The Report of the UN Panel of Experts Supports the Case for Genocide in Sri Lanka

Credible evidence indicates that the Government of Sri Lanka (GoSL) committed murder, extermination, and persecution of the Tamil population of Vanni, in addition to torture, rape, disappearances, inhumane imprisonment, all of which constitute crimes against humanity. The events described in the UN report bear a striking resemblance to the genocide in Srebrenica while the estimated number of civilians deaths are an order of magnitude higher. Estimates of civilians deaths vary from 40 000 to 80 000 or more depending on the estimation methodology used.

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(PRWEB) May 01, 2011

Tamils Against Genocide (TAG) welcomes the publication of the advisory report submitted by the Secretary General’s Panel of Experts on 12 April 2011. The report strongly supports our position that Sri Lanka has been engaged in a genocide of the Tamil people.

It provides estimates of Tamil civilian deaths in the final phase of the war ranging from 40 000, 75 000 to 80000 and 120 000 respectively based on different credible methodologies. The UN report concludes that a range of 40 000 deaths cannot be ruled out and finds that “most civilian casualties in the final phase of the war were caused by government shelling”

The Panel found credible evidence that the Government of Sri Lanka (GoSL) committed murder, extermination, and persecution of the Tamil population of Vanni, all of which constitute crimes against humanity (as defined in the Rome Statute of the ICC).

The report characterizes the systematic shelling of civilians and intentional deprivation of access to food and medicine as “calculated to bring about the destruction of a significant part of the civilian population”. This characterization is identical to the definition of genocide in Article 2(c) of the UN Convention on the Prevention and Punishment of Genocide. The report based their findings on precedents set by the tribunals for Yugoslavia (ICTY) and Rwanda (ICTR), as well as ICC statutes and UN conventions.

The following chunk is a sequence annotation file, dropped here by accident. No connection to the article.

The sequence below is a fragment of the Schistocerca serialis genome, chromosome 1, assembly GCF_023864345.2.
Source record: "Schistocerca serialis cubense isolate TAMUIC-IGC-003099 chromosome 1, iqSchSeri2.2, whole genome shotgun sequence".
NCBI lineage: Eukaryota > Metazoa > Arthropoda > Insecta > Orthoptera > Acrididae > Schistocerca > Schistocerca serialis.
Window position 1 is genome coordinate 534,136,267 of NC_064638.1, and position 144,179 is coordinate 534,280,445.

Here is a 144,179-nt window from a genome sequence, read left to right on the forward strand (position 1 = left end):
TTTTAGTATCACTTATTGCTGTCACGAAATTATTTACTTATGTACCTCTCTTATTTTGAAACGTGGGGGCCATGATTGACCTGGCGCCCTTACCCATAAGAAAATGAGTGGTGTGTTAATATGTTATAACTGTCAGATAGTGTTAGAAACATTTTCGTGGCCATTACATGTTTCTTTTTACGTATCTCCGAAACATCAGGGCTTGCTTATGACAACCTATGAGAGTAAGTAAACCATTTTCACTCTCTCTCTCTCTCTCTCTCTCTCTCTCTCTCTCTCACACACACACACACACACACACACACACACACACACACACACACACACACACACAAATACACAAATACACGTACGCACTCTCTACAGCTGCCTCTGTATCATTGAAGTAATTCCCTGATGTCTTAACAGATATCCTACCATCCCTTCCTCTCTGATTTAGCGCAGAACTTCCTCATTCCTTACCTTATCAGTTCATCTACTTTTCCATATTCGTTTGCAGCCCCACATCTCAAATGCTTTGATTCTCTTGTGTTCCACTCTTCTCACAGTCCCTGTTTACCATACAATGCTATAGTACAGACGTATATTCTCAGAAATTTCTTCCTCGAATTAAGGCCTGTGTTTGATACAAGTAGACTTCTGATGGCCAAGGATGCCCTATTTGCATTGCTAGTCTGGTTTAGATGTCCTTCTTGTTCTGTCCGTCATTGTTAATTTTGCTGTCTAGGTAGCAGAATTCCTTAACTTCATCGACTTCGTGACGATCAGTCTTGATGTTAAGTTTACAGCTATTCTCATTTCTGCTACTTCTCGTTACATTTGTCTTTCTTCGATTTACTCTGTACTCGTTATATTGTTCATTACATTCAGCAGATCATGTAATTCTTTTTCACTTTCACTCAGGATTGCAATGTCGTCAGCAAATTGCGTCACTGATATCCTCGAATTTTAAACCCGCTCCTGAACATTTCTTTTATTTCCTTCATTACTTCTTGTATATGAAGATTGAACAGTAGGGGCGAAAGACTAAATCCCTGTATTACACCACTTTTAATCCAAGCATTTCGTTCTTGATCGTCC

The parallels between the events described by the Panel and the genocide of Bosnian muslims in Srebrenica are striking. Srebrenica was a designated a safe haven (by the UN), encouraging civilians to concentrate there, and thereby making the mass killings possible. In Sri Lanka, the Panel found that the “government shelled on a large scale in three consecutive No Fire Zones, where it had encouraged the civilian population to concentrate, even after indicating it would cease the use of heavy weapons ..it shelled the United Nations hub, food distribution lines and near the ICRC ships that were coming to pick up the wounded.. It shelled despite its knowledge of the impact, provided by its own intelligence systems and through notification by the United Nations, the ICRC and others. Most civilian casualties in the final phase of the war were caused by government shelling”

The ICTY found that the Srebrenica was chosen for its cataclysmic destruction because of its strategic significance for the viability of the Bosnian state: “capture and ethnic purification of Srebrenica would therefore severely undermine the military efforts of the Bosnian Muslim state to ensure its viability.” Crucially, the ICTY found that Serbian forces decided “the elimination of the Muslim population of Srebrenica .. would serve as a potent example to all Bosnian Muslims of their vulnerability and defenselessness in the face of Serb military forces.”